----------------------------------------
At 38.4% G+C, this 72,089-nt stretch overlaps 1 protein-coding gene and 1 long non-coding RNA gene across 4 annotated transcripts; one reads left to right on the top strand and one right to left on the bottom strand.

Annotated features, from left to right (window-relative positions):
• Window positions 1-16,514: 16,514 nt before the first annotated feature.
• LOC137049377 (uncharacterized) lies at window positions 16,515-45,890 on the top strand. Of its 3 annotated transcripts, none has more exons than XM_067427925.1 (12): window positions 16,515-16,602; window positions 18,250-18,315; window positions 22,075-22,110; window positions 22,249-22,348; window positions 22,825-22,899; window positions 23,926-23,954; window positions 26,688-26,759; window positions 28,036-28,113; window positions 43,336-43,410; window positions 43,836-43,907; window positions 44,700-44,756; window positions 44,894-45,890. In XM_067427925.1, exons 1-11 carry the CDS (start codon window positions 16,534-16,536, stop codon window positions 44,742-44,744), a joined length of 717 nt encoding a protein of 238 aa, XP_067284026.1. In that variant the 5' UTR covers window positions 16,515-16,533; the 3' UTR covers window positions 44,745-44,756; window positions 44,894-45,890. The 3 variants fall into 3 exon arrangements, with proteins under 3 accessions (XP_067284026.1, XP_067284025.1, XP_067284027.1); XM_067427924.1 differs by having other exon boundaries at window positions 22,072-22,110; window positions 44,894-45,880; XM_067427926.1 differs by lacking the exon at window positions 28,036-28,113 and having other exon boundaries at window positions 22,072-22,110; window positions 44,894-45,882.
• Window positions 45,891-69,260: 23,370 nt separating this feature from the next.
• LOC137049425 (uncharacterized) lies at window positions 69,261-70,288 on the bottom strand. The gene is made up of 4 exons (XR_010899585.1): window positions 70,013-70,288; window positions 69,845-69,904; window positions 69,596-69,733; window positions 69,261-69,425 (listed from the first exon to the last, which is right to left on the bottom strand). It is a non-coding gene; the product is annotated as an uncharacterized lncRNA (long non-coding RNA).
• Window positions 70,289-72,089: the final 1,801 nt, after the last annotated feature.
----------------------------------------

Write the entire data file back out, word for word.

At 38.4% G+C, this 72,089-nt stretch overlaps 1 protein-coding gene and 1 long non-coding RNA gene across 4 annotated transcripts; one reads left to right on the top strand and one right to left on the bottom strand.

Annotated features, from left to right (window-relative positions):
• Window positions 1-16,514: 16,514 nt before the first annotated feature.
• LOC137049377 (uncharacterized) lies at window positions 16,515-45,890 on the top strand. Of its 3 annotated transcripts, none has more exons than XM_067427925.1 (12): window positions 16,515-16,602; window positions 18,250-18,315; window positions 22,075-22,110; window positions 22,249-22,348; window positions 22,825-22,899; window positions 23,926-23,954; window positions 26,688-26,759; window positions 28,036-28,113; window positions 43,336-43,410; window positions 43,836-43,907; window positions 44,700-44,756; window positions 44,894-45,890. In XM_067427925.1, exons 1-11 carry the CDS (start codon window positions 16,534-16,536, stop codon window positions 44,742-44,744), a joined length of 717 nt encoding a protein of 238 aa, XP_067284026.1. In that variant the 5' UTR covers window positions 16,515-16,533; the 3' UTR covers window positions 44,745-44,756; window positions 44,894-45,890. The 3 variants fall into 3 exon arrangements, with proteins under 3 accessions (XP_067284026.1, XP_067284025.1, XP_067284027.1); XM_067427924.1 differs by having other exon boundaries at window positions 22,072-22,110; window positions 44,894-45,880; XM_067427926.1 differs by lacking the exon at window positions 28,036-28,113 and having other exon boundaries at window positions 22,072-22,110; window positions 44,894-45,882.
• Window positions 45,891-69,260: 23,370 nt separating this feature from the next.
• LOC137049425 (uncharacterized) lies at window positions 69,261-70,288 on the bottom strand. The gene is made up of 4 exons (XR_010899585.1): window positions 70,013-70,288; window positions 69,845-69,904; window positions 69,596-69,733; window positions 69,261-69,425 (listed from the first exon to the last, which is right to left on the bottom strand). It is a non-coding gene; the product is annotated as an uncharacterized lncRNA (long non-coding RNA).
• Window positions 70,289-72,089: the final 1,801 nt, after the last annotated feature.